‘It’s going to be a bloodbath’ – Depp audio recording warns Heard of violence

Exchanges reveal actor describing himself as a ‘poor old junkie’ who depended on his wife

On the fourth and final day of the cross-examination of Johnny Depp in his defamation case against his former wife, Amber Heard, jurors were presented with audio recording in which the Pirates of the Caribbean franchise actor appeared to warn Ms Heard of violence if their arguments escalated.

“The next move, if I don’t walk away, it’s going to be a bloodbath, like it was on the island,” Mr Depp said on the recording played in court.

The 58-year-old actor could also be discerned shouting “Shut up, fat a**” after Ms Heard told him to “put your cigarettes out on someone else! You f***ing have consequences for your actions!”

But Mr Depp’s lawyers later played a tape in which Ms Heard said to her husband, “I want couch. By the way, you just threw a f**king cigarette on me.” Asked what the exchange meant, Mr Depp explained “it’s pretty clear she’s ordering me on the couch”.

He acknowledged he may have flicked cigarette ash at her. “She’s not screaming in pain as if I put a cigarette out on her”, adding any suggestion he had was “ridiculous”.

Ben King, a British house manager-butler employed by Disney to manage the couple's rented house in Australia, described overhearing an argument in which Heard said, "Why'd you take your hand away from me, Johnny? Don't you love me anymore?"

“I think he replied, ‘Of course I do, don’t be silly.’” King continued, and described Ms Heard’s tone as “like a spoiled teenage child”. After a marital argument escalated, Mr King testified that he found Mr Depp’s severed fingertip “directly below the bar”.

‘Junkie’

But in other exchanges in the Alexandria, Virginia, courtroom on Monday, Mr Depp wrote to his former wife's mother describing himself as a "poor old junkie" who depended on his wife and her family.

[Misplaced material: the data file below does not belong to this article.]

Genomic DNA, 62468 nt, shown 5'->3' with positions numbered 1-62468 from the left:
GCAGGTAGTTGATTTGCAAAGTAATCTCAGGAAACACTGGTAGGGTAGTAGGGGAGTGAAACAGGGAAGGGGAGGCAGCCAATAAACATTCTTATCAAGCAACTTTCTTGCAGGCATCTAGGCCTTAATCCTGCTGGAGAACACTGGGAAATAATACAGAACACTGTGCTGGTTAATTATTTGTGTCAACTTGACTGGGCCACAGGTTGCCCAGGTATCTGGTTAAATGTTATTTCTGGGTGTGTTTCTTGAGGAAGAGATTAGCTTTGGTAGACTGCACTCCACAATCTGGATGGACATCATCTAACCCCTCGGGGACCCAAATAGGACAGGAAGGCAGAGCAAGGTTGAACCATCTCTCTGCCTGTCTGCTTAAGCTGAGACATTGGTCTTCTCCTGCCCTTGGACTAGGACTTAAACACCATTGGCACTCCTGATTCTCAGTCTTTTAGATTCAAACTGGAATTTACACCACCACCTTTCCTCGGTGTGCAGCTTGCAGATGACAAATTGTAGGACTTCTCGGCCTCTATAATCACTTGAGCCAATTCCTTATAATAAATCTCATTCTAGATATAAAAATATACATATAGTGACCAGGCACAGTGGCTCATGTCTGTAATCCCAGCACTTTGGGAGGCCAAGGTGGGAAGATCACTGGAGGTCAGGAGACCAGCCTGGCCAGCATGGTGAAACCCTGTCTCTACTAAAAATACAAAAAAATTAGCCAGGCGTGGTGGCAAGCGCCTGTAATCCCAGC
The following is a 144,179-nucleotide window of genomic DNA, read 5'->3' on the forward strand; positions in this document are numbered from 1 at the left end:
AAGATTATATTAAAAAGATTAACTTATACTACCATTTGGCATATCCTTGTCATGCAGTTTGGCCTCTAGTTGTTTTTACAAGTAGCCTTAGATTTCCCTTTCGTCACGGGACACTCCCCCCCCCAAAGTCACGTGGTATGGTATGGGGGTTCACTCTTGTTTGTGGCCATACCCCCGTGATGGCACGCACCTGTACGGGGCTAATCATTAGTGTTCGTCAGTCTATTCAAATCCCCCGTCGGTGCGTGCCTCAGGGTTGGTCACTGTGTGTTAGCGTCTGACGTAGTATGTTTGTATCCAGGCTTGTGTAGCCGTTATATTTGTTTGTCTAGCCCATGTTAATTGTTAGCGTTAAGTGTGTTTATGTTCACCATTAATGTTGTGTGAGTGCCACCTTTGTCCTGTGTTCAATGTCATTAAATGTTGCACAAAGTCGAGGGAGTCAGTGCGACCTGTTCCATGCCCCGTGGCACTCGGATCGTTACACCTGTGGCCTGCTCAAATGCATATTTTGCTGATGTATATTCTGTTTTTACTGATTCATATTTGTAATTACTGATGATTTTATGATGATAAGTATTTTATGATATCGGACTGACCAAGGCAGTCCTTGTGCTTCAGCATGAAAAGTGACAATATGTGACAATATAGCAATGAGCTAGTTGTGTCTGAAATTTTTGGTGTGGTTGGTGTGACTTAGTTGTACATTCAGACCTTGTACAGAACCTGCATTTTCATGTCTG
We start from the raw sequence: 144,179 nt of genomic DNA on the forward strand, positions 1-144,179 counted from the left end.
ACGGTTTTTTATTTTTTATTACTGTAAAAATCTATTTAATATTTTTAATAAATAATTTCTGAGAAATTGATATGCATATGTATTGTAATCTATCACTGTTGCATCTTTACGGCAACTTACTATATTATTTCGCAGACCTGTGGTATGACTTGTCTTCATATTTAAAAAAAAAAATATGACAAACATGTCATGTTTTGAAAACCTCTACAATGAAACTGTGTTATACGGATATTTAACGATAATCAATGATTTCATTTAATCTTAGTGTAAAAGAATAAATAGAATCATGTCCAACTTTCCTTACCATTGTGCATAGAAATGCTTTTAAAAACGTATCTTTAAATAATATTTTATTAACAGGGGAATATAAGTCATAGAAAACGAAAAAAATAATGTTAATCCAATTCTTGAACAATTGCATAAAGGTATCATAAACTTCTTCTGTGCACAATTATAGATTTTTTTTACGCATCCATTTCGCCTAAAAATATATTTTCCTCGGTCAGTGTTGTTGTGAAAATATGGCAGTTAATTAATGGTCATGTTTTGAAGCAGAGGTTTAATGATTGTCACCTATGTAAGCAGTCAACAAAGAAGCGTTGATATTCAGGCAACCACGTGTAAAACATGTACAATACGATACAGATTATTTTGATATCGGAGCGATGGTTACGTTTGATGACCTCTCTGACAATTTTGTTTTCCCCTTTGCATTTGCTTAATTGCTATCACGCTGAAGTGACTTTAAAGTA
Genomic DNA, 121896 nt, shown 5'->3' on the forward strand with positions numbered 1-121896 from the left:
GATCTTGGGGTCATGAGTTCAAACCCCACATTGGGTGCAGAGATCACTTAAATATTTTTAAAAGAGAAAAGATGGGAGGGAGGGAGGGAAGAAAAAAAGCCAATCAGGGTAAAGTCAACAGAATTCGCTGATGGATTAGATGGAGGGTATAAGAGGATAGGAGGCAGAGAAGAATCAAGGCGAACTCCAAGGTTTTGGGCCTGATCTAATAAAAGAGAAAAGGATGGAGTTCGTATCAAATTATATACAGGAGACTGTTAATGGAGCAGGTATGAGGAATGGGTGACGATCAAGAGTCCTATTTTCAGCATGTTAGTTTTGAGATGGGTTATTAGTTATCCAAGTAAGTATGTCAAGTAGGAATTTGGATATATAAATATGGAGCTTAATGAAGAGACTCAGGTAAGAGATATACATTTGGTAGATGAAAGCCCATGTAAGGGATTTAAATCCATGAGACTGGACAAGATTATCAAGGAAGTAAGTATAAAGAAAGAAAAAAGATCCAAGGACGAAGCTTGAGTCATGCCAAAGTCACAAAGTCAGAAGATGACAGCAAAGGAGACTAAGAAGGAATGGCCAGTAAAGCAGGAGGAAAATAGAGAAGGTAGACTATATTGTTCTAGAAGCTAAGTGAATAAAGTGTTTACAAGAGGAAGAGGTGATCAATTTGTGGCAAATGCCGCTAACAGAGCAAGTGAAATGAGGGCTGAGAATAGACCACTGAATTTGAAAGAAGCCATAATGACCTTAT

“What you do need to know [is] that your daughter has risen far above the nightmarish task of taking care of this poor old junkie. Never a second has gone by that she didn’t look out for me, to have her eyes on me to make sure that I was OK,” he wrote, the court heard.

“She has the strength of a thousand men,” Mr Depp added in the note.

The exchange came close to the end of Ms Heard’s attorneys’ opportunity, with Mr Depp on the witness stand, to paint the actor as a violent domestic abuser whose behaviour was integral to dependencies on drugs and alcohol.

The actor has described the accusations of substance abuse as “grossly embellished” and argued it was Ms Heard who escalated their fights to violence.

In one recording, Mr Depp and Ms Heard could be heard negotiating time-outs to their disputes, with Ms Heard saying she could not trust her husband to resume their discussions.

“How can I trust you that it will be a few minutes when you’ve done this in the past and disappeared for hours?” Ms Heard says.

“In arguments you tend to throw punches,” Mr Depp says.

“I’m talking arguments, not the times when it’s physical,” Ms Heard responds. “You take off right away. You don’t deal with the issue. You don’t deal with the confrontation. And you split. You do for an indeterminate amount of time. You do it without actually respecting me.”